Pitfalls of altering working conditions when extending an employment contract beyond retirement age
If the end of an employment contract is imminent due to the employee reaching statutory retirement age and the parties to the employment contract provided for a valid termination agreement in this case, they are often faced with the question of under which circumstances the employment contract could be continued, possibly on a fixed-term basis, beyond standard retirement age. In this respect, section 41 sentence 3 German Social Code Book 6 (SGB VI) provides the contracting parties with the option to enter into an agreement during the term of employment on postponing the termination date once – or if necessary several times – beyond the time when the employee reaches the statutory retirement age. Although this provision is fairly clear, there has been and are legal disputes over whether, when the contracting parties are “postponing” the termination date of the contract, they are restricted to only postponing the date or they are also permitted to alter other contractual content at the same time. The background to this dispute is the fact that regarding fixed-term employment contracts without justification on objective grounds, in accordance with the case law of the highest level of the judicature, an extension within the meaning of section 14 (2) sentence 1 Act on Part-Time Work and Fixed-Term Employment (Teilzeit- und Befristungsgesetz, TzBfG) does not exist if further contractual content is altered in addition to changing the termination date of the fixed-term employment contract.
Alterations to working conditions made when implementing a fixed-term extension of the employment contract beyond retirement age deemed harmless
The Baden-Württemberg Regional Labour Court (Landesarbeitsgericht, LAG) adopted a position in this dispute with its judgment dated 30 April 2020 (case no.: 3 Sa 98/19). According to the Baden-Württemberg LAG, an extension to the employment contract beyond statutory retirement age and the accompanying alterations to contractual working conditions are considered to be harmless with regard to the review of the validity of a fixed-term employment contract (Befristungskontrolle).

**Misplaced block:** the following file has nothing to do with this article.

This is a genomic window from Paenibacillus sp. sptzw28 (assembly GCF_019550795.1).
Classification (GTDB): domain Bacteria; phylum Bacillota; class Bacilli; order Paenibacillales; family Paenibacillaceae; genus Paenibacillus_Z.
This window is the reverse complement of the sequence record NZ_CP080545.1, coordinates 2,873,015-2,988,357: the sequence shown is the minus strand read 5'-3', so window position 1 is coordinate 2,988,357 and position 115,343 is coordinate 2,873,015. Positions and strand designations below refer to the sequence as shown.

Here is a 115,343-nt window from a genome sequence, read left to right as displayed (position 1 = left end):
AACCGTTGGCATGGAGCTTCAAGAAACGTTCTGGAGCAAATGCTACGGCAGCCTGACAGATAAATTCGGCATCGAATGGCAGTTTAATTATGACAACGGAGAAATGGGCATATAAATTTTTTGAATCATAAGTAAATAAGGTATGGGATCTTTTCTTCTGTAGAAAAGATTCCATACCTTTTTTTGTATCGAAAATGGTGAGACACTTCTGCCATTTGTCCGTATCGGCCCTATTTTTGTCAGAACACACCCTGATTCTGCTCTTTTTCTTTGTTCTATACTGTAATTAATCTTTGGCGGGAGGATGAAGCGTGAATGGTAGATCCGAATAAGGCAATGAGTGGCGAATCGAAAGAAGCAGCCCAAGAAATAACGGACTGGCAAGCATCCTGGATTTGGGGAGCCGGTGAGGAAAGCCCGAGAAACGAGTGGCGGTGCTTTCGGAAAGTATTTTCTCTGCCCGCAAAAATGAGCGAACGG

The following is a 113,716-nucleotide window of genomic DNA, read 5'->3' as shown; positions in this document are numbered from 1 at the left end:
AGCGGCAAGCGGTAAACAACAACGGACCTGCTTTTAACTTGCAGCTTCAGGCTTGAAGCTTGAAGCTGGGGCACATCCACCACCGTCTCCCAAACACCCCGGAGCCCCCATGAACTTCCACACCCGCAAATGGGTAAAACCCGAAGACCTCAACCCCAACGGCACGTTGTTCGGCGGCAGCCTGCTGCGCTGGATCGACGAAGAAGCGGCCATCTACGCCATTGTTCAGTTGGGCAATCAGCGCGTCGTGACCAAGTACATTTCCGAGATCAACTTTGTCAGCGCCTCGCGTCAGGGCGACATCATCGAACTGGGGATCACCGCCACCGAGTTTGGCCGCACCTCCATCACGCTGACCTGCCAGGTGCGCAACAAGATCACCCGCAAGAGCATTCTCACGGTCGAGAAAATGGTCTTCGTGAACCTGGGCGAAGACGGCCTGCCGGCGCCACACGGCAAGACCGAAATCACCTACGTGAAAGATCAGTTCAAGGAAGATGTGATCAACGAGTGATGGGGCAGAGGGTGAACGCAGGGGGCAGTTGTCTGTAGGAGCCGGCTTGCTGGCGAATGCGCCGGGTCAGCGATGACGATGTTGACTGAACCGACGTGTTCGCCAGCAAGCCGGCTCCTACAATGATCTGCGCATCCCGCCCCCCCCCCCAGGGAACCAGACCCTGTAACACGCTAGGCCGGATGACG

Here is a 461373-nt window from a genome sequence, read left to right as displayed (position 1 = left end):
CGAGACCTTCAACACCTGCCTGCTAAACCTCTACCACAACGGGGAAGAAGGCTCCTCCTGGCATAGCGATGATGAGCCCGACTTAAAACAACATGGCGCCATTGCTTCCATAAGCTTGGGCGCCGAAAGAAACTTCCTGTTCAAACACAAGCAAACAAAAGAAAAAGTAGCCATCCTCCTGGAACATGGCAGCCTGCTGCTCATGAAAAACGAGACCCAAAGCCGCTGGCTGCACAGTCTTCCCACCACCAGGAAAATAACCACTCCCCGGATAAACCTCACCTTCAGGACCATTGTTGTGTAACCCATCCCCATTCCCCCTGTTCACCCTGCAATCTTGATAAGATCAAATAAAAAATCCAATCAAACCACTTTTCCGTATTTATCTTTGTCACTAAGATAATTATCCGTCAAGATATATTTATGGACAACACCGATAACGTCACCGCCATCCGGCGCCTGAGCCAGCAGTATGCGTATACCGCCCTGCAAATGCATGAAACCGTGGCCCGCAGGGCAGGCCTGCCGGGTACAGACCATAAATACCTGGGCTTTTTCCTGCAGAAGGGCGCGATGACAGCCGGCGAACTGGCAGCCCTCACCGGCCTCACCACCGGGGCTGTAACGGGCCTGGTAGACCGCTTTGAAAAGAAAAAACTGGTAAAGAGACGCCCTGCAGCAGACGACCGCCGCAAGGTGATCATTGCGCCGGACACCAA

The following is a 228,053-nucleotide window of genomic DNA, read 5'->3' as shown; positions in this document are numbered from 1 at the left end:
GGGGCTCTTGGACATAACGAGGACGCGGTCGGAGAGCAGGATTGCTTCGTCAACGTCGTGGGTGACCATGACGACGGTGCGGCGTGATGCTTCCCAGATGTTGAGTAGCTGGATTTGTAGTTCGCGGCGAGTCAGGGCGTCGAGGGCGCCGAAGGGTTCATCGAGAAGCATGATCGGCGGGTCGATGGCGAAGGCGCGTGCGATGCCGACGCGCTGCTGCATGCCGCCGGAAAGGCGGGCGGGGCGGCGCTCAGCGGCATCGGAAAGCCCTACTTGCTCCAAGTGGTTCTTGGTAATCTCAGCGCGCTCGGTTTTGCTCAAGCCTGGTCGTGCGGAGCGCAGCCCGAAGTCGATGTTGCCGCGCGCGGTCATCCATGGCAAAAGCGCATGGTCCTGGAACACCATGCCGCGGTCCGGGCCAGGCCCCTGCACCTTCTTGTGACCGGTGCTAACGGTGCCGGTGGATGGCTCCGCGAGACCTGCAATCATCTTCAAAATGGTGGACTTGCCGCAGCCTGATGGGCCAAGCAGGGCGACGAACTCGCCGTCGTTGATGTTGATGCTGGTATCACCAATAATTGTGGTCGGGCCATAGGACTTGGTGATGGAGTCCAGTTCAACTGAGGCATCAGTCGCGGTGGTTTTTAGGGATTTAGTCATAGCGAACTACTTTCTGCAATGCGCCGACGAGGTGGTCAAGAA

To begin with, the Baden-Württemberg LAG correctly noted that the wording of section 41 sentence 3 SGB VI does not in itself state anything regarding contractual content changes to working conditions. It then pointed out that, contrary to opposing views in academic literature, nothing else can be derived from the legislative materials in section 41 sentence 3 SGB VI. The court argued further that the rationale and purpose of the provision is in itself a compelling reason to conclude that the provision in section 41 sentence 3 SGB VI does not preclude the working conditions being altered. This purpose is, explained the court, to enable the contracting parties to continue the employment contract past the retirement age and simultaneously alter the contractual content to the new situation in a flexible manner and with legal certainty. An employee who has already reached the statutory retirement age is less in need of protection than an employee who is at the beginning of their career and has to be protected from content alterations to the employment contract in the context of an extension of a fixed-term employment contract without justification on objective grounds within the meaning of section 14 (2) sentence 1 TzBfG. Any risk of abuse, concluded the LAG, could be countered by the institutional abuse of rights principle.
The decision of the Baden-Württemberg LAG is very persuasive. The clear statement that it is precisely the interests of the parties to the employment contract which speak for such an interpretation of the standard, is welcomed. This decision provides, for the time being, legal certainty to those extensions that have already been carried out. However, the last word has yet to have been had on the matter, as an appeal against the decision has been lodged with the Federal Labour Court (Bundesarbeitsgericht, BAG). Until the BAG's decision, the remaining legal uncertainties should be countered with corresponding contractual drafting. We can only hope that the BAG also agrees with the opinion of the Baden-Württemberg LAG and that the reciprocal interests of the parties to employment contracts carry sufficient weight. We look forward to keeping you up to date on this matter.